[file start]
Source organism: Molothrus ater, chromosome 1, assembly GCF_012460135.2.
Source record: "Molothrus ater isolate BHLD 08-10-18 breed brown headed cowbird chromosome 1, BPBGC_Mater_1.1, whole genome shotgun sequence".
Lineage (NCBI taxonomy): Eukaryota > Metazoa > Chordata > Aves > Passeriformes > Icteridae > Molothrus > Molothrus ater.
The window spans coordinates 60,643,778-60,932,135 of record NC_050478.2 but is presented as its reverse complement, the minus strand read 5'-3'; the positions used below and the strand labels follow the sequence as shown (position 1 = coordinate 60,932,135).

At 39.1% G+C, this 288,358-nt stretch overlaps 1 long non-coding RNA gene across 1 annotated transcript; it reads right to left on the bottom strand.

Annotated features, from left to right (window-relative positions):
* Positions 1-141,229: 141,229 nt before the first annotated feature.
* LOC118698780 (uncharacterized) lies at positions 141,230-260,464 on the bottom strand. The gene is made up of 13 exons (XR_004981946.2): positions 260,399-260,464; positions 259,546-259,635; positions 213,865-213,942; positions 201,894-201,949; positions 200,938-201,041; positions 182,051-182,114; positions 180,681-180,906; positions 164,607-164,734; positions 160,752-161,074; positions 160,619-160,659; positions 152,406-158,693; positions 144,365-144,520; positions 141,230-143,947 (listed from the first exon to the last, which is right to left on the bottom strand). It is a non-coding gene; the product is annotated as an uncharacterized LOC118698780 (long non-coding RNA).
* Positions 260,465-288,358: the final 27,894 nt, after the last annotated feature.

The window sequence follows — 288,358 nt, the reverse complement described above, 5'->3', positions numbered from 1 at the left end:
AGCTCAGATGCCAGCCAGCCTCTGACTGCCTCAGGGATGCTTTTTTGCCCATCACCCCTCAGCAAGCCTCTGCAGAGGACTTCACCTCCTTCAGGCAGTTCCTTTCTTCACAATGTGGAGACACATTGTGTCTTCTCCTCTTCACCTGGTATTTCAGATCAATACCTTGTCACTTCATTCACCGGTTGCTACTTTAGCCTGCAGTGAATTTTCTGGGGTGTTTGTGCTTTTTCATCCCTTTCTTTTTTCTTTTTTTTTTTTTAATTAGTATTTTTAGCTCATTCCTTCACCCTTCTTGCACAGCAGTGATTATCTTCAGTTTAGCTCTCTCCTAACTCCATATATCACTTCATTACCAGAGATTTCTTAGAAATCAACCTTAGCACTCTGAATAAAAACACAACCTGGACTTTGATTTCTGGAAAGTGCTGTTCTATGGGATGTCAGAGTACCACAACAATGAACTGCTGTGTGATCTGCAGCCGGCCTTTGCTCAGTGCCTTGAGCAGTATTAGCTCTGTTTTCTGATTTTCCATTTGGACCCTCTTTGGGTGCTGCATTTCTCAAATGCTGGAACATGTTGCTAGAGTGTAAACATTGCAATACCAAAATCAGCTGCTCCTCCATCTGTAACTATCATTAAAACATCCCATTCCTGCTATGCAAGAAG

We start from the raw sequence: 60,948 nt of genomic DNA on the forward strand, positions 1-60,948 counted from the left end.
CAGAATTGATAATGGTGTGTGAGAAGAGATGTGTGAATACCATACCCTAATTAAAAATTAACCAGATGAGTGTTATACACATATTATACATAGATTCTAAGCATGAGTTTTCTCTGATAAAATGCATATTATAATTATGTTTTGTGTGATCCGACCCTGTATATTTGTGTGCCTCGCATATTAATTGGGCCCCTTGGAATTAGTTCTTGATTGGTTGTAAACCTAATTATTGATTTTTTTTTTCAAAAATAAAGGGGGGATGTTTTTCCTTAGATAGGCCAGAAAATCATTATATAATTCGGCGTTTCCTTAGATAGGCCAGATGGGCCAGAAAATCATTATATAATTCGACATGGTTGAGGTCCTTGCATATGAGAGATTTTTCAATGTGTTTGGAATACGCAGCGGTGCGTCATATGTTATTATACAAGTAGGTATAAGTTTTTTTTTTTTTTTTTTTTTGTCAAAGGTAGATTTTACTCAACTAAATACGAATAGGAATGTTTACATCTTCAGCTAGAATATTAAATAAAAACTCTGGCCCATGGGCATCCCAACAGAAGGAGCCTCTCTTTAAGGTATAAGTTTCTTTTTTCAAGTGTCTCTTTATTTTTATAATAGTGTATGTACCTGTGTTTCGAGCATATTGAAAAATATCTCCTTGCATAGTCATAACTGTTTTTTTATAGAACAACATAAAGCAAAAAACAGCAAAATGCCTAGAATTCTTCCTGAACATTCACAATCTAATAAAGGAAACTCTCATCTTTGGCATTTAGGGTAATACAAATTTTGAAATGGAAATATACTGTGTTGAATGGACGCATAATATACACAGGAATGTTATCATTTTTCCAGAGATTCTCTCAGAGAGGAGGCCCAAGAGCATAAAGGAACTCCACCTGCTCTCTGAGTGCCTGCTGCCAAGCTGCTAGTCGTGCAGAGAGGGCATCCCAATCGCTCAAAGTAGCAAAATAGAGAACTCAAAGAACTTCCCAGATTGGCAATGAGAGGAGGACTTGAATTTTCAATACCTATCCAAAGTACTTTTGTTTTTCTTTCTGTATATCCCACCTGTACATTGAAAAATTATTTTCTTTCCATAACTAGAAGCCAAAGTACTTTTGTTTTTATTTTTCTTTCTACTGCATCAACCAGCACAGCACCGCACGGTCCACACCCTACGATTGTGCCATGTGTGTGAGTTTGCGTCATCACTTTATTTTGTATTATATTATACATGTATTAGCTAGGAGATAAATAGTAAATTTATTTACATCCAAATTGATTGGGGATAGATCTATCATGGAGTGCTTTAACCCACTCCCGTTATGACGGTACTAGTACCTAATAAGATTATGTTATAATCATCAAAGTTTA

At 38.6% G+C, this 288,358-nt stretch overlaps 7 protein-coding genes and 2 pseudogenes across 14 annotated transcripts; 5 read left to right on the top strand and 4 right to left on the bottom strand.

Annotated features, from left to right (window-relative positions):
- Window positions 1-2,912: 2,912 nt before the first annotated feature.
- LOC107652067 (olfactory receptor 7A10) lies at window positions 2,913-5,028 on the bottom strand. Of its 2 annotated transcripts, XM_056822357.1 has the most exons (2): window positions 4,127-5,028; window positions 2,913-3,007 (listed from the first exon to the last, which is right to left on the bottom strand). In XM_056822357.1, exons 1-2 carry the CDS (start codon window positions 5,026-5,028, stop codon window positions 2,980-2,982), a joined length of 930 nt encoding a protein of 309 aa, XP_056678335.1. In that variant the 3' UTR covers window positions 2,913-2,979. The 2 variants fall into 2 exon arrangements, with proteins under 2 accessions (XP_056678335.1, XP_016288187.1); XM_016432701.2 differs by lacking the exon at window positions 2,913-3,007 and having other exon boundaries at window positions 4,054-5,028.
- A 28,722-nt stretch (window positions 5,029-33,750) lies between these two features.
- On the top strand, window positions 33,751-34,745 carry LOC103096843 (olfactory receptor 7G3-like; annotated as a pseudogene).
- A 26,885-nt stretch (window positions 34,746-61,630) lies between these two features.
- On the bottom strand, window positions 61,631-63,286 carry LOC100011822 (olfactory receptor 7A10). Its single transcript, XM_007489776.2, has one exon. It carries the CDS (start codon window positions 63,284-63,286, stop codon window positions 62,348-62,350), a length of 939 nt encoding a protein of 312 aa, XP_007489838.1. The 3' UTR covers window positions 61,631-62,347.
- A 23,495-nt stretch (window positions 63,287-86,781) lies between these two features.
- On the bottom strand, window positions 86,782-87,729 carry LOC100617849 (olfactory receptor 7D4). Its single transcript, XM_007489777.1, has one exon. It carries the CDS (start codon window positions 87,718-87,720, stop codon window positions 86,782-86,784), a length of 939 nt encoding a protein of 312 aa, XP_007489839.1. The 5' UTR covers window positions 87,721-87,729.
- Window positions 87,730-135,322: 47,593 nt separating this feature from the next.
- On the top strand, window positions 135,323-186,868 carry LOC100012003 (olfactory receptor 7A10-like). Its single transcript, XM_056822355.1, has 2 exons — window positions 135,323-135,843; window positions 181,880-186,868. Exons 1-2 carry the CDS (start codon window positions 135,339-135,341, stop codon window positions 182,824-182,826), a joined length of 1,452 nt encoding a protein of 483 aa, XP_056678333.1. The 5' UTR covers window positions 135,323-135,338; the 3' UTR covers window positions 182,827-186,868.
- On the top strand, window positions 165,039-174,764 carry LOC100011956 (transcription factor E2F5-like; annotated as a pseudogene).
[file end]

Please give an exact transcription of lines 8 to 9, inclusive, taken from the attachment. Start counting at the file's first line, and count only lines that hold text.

* LOC118698780 (uncharacterized) lies at positions 141,230-260,464 on the bottom strand. The gene is made up of 13 exons (XR_004981946.2): positions 260,399-260,464; positions 259,546-259,635; positions 213,865-213,942; positions 201,894-201,949; positions 200,938-201,041; positions 182,051-182,114; positions 180,681-180,906; positions 164,607-164,734; positions 160,752-161,074; positions 160,619-160,659; positions 152,406-158,693; positions 144,365-144,520; positions 141,230-143,947 (listed from the first exon to the last, which is right to left on the bottom strand). It is a non-coding gene; the product is annotated as an uncharacterized LOC118698780 (long non-coding RNA).
* Positions 260,465-288,358: the final 27,894 nt, after the last annotated feature.